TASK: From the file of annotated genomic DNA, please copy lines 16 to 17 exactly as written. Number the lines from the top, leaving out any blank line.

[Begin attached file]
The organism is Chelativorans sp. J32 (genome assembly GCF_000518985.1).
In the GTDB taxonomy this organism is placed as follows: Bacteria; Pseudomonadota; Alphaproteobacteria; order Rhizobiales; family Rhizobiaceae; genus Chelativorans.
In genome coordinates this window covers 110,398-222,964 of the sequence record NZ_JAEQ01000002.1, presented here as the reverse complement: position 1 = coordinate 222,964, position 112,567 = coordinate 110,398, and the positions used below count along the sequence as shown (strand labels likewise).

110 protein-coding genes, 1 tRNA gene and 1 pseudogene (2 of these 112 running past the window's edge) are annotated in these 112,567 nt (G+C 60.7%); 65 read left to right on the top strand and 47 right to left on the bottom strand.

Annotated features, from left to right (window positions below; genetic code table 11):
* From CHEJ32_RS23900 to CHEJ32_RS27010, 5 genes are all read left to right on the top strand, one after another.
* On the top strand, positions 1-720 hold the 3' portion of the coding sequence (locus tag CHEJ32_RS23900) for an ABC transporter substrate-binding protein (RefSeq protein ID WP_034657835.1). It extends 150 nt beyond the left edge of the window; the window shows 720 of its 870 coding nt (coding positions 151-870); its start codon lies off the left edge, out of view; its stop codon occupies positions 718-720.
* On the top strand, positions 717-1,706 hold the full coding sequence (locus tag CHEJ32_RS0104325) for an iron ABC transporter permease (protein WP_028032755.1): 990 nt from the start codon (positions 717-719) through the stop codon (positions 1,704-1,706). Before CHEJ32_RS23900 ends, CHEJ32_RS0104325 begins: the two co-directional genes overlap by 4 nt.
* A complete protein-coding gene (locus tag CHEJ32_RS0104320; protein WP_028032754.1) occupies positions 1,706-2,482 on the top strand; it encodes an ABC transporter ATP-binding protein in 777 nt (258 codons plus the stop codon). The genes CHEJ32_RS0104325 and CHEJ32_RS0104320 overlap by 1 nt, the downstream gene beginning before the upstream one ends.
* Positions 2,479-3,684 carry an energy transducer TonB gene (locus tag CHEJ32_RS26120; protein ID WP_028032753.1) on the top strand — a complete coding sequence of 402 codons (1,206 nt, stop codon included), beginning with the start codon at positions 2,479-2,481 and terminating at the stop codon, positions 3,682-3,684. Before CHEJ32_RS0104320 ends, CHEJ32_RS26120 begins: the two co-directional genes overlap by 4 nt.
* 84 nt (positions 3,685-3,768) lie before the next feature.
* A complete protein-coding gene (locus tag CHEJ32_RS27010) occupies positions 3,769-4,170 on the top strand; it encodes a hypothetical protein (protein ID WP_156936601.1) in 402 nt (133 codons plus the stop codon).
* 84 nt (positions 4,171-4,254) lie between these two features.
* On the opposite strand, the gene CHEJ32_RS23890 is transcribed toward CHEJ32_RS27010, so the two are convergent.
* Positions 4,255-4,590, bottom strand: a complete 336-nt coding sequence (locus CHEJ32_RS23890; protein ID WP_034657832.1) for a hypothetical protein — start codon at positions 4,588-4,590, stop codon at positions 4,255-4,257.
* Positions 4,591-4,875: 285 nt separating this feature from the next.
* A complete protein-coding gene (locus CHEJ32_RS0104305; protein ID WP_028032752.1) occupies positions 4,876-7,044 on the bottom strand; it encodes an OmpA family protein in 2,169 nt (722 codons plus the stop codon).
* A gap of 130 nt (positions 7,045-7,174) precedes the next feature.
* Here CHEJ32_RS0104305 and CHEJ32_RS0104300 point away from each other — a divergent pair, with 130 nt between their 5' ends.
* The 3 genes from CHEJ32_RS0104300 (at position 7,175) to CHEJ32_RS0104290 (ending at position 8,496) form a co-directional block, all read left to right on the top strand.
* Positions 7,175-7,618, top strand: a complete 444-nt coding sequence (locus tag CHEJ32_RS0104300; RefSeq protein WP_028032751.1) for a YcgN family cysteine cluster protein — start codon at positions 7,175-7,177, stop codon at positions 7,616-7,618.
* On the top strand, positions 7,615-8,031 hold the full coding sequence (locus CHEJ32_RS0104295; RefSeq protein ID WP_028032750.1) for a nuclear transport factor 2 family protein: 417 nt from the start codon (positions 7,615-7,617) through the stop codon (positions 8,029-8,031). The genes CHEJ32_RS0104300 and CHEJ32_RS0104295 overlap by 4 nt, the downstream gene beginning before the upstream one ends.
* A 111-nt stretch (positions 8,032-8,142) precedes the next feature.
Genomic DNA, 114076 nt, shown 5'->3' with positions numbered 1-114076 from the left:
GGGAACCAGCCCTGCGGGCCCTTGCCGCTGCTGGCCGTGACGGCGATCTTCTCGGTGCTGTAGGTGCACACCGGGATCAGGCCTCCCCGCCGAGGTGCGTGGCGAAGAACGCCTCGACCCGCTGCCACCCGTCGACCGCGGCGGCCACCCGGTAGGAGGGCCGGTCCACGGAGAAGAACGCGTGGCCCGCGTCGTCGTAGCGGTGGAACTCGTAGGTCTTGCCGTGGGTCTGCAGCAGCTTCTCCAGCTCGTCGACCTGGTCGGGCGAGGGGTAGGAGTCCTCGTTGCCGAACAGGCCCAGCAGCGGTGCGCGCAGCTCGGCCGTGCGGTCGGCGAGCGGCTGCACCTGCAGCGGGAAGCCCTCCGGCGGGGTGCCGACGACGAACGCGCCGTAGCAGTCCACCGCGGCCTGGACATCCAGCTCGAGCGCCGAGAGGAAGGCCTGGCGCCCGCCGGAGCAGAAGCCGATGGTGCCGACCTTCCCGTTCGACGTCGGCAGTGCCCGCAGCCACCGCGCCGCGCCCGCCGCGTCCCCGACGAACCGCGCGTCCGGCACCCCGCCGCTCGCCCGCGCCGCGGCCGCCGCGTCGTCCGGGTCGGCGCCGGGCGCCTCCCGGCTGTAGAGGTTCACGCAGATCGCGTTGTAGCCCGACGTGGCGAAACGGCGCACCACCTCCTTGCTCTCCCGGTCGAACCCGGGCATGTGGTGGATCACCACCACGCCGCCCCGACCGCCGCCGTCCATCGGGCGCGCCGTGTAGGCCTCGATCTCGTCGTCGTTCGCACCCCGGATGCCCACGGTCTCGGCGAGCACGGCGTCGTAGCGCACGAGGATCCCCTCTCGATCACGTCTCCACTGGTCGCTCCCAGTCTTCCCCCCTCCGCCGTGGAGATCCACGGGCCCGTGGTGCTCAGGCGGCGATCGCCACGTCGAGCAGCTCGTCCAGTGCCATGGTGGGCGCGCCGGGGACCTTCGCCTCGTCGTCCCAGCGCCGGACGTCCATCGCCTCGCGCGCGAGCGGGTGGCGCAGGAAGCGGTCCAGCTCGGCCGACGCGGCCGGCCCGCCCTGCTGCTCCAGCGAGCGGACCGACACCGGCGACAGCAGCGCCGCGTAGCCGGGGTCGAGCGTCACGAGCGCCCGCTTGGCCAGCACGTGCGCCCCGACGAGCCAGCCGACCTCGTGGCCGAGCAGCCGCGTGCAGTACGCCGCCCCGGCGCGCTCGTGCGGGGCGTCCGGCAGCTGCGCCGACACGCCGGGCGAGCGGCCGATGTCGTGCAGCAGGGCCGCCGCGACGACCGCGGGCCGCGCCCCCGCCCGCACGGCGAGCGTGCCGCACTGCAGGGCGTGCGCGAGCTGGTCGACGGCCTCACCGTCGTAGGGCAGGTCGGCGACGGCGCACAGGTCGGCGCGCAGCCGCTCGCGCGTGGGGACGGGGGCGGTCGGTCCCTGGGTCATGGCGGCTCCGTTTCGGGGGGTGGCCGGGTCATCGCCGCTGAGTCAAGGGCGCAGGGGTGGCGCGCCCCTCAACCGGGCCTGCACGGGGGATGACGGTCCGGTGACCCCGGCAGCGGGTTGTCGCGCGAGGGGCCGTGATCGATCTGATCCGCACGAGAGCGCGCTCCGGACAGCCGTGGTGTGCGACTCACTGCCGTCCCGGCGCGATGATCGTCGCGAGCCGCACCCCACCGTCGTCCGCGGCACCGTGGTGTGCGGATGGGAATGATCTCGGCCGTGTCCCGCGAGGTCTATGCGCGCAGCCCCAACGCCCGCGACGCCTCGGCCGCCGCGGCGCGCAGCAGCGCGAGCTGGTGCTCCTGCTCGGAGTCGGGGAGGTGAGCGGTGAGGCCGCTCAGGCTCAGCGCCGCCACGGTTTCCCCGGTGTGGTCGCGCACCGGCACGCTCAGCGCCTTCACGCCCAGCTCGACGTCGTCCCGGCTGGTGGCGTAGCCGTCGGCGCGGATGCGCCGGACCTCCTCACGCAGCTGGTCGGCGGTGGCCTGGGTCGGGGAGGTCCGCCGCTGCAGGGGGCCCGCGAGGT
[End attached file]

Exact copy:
* Positions 4,591-4,875: 285 nt separating this feature from the next.
* A complete protein-coding gene (locus CHEJ32_RS0104305; protein ID WP_028032752.1) occupies positions 4,876-7,044 on the bottom strand; it encodes an OmpA family protein in 2,169 nt (722 codons plus the stop codon).